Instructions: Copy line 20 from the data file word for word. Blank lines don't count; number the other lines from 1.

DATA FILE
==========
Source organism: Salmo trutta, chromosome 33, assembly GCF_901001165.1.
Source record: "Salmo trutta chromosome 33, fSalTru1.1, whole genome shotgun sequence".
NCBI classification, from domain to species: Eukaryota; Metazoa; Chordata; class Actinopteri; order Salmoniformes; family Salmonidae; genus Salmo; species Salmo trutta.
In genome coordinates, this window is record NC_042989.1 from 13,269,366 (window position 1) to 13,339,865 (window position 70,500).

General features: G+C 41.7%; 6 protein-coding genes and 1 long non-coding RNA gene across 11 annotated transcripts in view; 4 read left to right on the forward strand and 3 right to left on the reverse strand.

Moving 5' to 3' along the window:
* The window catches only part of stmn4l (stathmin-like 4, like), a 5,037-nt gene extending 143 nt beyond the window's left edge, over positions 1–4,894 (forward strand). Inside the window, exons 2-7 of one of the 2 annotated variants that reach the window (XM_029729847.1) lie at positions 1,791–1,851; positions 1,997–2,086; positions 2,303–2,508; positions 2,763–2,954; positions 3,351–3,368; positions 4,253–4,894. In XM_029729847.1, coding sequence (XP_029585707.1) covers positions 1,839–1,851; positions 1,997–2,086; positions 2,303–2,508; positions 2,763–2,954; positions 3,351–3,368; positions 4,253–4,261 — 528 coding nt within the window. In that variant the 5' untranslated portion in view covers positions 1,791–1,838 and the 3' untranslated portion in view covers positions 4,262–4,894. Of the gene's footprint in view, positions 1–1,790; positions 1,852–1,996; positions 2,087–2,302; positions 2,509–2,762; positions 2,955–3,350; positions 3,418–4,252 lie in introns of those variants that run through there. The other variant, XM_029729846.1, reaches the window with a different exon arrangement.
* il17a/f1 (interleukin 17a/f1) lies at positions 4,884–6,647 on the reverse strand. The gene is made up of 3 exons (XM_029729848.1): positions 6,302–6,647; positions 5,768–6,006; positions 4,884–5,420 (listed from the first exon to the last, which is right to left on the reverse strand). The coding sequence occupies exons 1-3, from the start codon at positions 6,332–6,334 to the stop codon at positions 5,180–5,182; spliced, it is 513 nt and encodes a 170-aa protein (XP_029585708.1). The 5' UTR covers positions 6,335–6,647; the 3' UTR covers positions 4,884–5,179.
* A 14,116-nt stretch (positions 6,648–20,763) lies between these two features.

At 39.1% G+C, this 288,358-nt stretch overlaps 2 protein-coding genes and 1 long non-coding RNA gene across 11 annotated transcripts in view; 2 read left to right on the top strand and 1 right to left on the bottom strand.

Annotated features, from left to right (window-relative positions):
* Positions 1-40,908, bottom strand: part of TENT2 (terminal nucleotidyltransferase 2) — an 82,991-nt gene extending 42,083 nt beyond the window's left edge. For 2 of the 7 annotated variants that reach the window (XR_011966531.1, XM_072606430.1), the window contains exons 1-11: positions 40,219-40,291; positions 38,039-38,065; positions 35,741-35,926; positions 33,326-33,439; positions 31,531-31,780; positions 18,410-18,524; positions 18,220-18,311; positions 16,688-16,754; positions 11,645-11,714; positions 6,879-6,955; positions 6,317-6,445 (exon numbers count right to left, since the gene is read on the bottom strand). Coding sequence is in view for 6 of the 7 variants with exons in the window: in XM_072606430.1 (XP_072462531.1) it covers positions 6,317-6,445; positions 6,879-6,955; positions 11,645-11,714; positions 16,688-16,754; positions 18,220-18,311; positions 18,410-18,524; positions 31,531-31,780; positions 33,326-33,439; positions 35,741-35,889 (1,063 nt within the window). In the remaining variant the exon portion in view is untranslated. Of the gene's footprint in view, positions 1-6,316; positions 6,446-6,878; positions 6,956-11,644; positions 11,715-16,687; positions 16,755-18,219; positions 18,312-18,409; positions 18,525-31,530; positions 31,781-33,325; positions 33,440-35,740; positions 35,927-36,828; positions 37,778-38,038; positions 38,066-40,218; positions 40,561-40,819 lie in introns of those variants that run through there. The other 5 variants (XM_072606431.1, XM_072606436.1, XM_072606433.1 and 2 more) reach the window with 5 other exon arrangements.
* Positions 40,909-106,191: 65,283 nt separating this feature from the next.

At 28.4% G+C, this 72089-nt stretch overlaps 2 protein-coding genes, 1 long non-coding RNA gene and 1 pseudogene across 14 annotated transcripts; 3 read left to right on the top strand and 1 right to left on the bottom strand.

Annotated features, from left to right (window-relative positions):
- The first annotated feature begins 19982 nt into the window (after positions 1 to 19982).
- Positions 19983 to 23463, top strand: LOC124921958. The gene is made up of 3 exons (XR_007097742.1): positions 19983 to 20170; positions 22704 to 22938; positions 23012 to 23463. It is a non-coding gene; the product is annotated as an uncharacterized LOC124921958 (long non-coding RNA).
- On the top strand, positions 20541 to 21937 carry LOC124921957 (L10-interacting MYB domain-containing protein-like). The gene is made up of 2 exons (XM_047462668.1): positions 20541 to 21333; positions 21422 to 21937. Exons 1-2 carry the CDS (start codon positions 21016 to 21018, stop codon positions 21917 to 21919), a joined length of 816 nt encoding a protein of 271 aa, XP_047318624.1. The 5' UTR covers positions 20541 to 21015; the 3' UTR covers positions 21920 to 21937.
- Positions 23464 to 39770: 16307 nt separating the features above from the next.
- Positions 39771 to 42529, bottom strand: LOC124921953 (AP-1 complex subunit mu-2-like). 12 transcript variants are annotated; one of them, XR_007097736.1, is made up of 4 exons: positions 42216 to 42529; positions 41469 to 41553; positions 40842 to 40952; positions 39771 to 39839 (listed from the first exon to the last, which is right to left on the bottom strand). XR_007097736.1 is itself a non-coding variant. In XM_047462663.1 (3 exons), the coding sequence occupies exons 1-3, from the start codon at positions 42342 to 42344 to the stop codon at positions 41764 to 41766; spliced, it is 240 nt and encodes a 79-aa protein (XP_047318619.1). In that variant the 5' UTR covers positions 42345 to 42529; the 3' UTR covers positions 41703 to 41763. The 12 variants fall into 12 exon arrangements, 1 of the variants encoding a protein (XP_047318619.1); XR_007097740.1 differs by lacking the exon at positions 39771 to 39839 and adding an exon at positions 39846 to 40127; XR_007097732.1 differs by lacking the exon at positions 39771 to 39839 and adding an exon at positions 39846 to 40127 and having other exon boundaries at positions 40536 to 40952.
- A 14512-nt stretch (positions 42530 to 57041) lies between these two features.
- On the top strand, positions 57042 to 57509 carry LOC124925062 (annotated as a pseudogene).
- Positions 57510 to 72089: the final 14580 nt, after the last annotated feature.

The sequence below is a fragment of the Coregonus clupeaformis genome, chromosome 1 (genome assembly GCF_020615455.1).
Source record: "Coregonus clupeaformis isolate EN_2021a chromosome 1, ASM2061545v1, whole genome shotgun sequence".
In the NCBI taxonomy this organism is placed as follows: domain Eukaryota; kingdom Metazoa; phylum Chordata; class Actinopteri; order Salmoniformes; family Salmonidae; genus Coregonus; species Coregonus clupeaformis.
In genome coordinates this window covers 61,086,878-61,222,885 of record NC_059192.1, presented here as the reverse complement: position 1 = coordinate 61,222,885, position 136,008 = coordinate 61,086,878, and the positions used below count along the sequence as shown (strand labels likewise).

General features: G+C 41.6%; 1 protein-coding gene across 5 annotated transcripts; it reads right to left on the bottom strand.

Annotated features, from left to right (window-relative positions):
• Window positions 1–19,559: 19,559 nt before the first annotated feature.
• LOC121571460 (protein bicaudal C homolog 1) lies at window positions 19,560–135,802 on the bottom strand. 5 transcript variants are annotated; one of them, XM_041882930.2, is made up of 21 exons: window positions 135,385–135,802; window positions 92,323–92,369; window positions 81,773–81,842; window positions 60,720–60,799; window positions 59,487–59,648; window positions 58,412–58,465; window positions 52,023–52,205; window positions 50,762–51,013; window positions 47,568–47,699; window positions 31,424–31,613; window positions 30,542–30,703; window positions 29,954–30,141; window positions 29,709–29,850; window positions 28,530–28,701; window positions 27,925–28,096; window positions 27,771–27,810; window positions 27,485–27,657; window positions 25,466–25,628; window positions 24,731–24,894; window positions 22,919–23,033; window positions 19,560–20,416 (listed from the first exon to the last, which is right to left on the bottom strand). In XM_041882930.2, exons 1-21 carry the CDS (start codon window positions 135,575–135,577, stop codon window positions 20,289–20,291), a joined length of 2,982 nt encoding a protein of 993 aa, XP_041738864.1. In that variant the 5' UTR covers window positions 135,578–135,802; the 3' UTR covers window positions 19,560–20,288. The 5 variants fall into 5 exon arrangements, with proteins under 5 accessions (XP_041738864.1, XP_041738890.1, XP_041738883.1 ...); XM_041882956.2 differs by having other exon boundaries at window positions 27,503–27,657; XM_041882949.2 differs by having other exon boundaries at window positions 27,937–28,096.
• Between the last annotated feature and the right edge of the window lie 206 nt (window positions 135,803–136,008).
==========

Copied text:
- Positions 39771 to 42529, bottom strand: LOC124921953 (AP-1 complex subunit mu-2-like). 12 transcript variants are annotated; one of them, XR_007097736.1, is made up of 4 exons: positions 42216 to 42529; positions 41469 to 41553; positions 40842 to 40952; positions 39771 to 39839 (listed from the first exon to the last, which is right to left on the bottom strand). XR_007097736.1 is itself a non-coding variant. In XM_047462663.1 (3 exons), the coding sequence occupies exons 1-3, from the start codon at positions 42342 to 42344 to the stop codon at positions 41764 to 41766; spliced, it is 240 nt and encodes a 79-aa protein (XP_047318619.1). In that variant the 5' UTR covers positions 42345 to 42529; the 3' UTR covers positions 41703 to 41763. The 12 variants fall into 12 exon arrangements, 1 of the variants encoding a protein (XP_047318619.1); XR_007097740.1 differs by lacking the exon at positions 39771 to 39839 and adding an exon at positions 39846 to 40127; XR_007097732.1 differs by lacking the exon at positions 39771 to 39839 and adding an exon at positions 39846 to 40127 and having other exon boundaries at positions 40536 to 40952.